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Injuries building, confidence slipping as Vandals try to sort out 0-4 start

What a difference two weeks make.

Rewind the University of Idaho’s football season a couple weeks and the Vandals had found a starting quarterback and the offense and defense were displaying promising signs. Whatever momentum was built up at that point has been washed away after a 34-6 drubbing at Washington last week and a dismal 24-0 home loss to Hawaii on Saturday night.

The fragile Vandals (0-4) are trying to remain positive, but they have a long injury list and a shortage of confidence.

“We should have come out and won, but you have to stay positive when things are going like this,” said receiver Daniel Smith, whose night was cut short when he suffered a concussion on a crunching mid-air hit from Hawaii’s Tanuvasa Moe. “I’ll just try to pick the team up and let them know there’s another week coming on.

“We should be fine. We just have to come out and have more fight. We gotta win; we gotta win.”

Hawaii welcomed Idaho to the WAC by dominating the Vandals on both sides of the ball. And remember, the Warriors were picked in the preseason to finish in the middle of the WAC pack.

Idaho was torched for 364 yards passing, many of those coming on yards after the catch by the Warriors’ quick receivers, but the defense could hardly be blamed for this loss. Idaho’s offense hasn’t scored a touchdown since the fourth quarter of a 34-31 loss to UNLV on Sept. 10. The unit made what amounts to a cameo appearance against Hawaii, making just 10 first downs, 2 of 13 third-down conversions and possessing the ball for only 21 minutes and 22 seconds. Hawaii ran 26 more plays and held a 17-minute edge in time of possession.

UI quarterback Steve Wichman had to deal with a crumbling pocket several times, but he also acknowledged missing some reads and he misfired on occasion when receivers were open.

“You saw some good things, then you saw some bad things and you have to get rid of those bad things,” Wichman said. “I know it sounds like the same story over and over every week, but we have potential to be good. We just have to realize that. The defense gave us a spark and offensively we didn’t contribute the way we wanted to.”

The Vandals essentially have two seniors who see playing time on offense — Antwaun Sherman, who is in the rotation at running back, and receiver Wendell Octave, who dropped a first-down catch Saturday and has just seven receptions in four games.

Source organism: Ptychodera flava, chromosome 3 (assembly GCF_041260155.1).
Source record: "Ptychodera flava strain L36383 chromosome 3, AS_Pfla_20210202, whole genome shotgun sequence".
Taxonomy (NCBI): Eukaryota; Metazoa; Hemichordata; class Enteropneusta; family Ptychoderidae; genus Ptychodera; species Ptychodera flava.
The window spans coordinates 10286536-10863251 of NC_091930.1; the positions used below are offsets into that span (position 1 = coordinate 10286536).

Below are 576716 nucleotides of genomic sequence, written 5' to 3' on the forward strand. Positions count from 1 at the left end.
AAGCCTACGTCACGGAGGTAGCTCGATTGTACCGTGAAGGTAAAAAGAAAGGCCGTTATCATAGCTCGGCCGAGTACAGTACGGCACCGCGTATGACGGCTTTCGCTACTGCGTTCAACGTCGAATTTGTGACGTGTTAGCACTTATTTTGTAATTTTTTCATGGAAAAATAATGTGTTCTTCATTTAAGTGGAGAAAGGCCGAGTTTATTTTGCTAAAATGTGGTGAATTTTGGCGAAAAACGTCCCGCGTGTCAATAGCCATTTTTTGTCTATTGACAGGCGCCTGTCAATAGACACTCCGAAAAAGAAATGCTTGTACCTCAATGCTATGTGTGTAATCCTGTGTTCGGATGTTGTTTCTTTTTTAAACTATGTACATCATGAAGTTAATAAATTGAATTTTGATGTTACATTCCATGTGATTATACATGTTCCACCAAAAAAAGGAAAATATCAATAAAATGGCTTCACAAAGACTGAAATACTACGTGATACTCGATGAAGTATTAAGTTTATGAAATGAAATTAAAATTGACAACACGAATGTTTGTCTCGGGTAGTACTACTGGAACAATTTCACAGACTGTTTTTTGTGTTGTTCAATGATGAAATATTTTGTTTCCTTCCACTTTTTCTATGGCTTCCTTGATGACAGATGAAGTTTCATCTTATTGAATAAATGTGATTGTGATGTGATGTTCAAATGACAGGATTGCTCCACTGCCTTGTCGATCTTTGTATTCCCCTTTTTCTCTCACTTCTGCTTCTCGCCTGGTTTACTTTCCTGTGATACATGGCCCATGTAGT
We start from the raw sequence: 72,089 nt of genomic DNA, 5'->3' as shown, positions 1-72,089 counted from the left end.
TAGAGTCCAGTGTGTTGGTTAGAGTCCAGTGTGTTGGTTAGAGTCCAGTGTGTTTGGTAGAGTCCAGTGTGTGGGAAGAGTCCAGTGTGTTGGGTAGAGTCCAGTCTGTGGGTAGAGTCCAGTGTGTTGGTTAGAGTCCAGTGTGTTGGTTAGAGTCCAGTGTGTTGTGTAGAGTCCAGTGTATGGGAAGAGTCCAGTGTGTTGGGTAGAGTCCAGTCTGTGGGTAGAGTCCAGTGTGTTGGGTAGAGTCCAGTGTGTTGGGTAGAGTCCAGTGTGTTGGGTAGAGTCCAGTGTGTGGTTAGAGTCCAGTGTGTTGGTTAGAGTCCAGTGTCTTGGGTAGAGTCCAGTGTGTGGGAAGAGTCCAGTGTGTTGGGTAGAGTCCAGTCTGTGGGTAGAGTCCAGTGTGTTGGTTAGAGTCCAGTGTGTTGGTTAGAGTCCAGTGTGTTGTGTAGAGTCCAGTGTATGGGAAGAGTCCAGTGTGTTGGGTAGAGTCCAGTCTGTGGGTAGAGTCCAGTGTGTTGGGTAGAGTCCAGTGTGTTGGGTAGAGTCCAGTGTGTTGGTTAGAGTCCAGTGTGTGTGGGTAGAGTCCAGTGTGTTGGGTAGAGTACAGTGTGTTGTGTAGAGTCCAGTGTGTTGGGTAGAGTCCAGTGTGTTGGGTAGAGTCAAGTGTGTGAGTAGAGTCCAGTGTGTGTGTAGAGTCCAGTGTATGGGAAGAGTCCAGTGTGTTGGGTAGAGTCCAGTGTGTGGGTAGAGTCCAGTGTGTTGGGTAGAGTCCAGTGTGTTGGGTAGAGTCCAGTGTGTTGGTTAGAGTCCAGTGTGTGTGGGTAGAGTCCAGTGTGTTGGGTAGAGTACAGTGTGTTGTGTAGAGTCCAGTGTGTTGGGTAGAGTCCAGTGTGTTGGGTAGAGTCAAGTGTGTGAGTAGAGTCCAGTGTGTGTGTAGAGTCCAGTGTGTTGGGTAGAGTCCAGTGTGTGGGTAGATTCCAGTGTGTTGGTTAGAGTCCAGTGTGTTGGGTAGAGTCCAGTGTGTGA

“We show flares,” Wichman said. “At UNLV we did some great things and scored a lot of points, and then games like (Hawaii) and Washington it’s an inconsistent balance.”

UI defenders, like the receivers, had a case of the dropsies, mishandling three potential interceptions.

“We knew what they were going to run,” middle linebacker Cole Snyder said. “We had three dropped picks, one by me, (Dan) Dykes and Tone (Taupule). The opportunities are there; we’re just not making plays right now. I don’t know if that’s confidence, but we’ve got to come out next week and start playing like we have been.”

UNLV, Washington and Hawaii secured their only victories of the season against Idaho. UNLV lost 31-24 Saturday to Utah State, which visits the Kibbie Dome this Saturday.

The Vandals continue to do things that follow losing teams around like a nagging cough. They always seem to be stuck in poor field position — three times inside their 12 against Hawaii. They are averaging 54.8 yards rushing per game. They’ve given up 16 sacks and made only six. They’ve missed field goals at crucial times. They’ve shown vulnerability in the secondary, not a good trait in the pass-happy WAC.

The Vandals are beat up on the offensive line and the absence of key playmakers — Smith on Saturday night, running back Jayson Bird (broken collarbone), tight end Luke Smith-Anderson (spleen) — is taking a toll. Safety Jevon Butler missed the Hawaii game because of a death in his family.

Still, head coach Nick Holt refused to use injuries as an excuse to explain away Idaho’s laundry list of problems.

“When you get shut out, I guess it does,” Holt said when asked about the impact of a depleted offensive line. “But those guys have to suck it up. They’re good enough to block those guys.

“Hawaii ran the same offense they do week in, week out,” Holt added. “You give them all those opportunities in the first half… . that offense will eventually score some points. The time of possession is just ridiculous. We go three-and-out. The best defense against that offense is to have an offense yourself, and we didn’t have a good offense today.”

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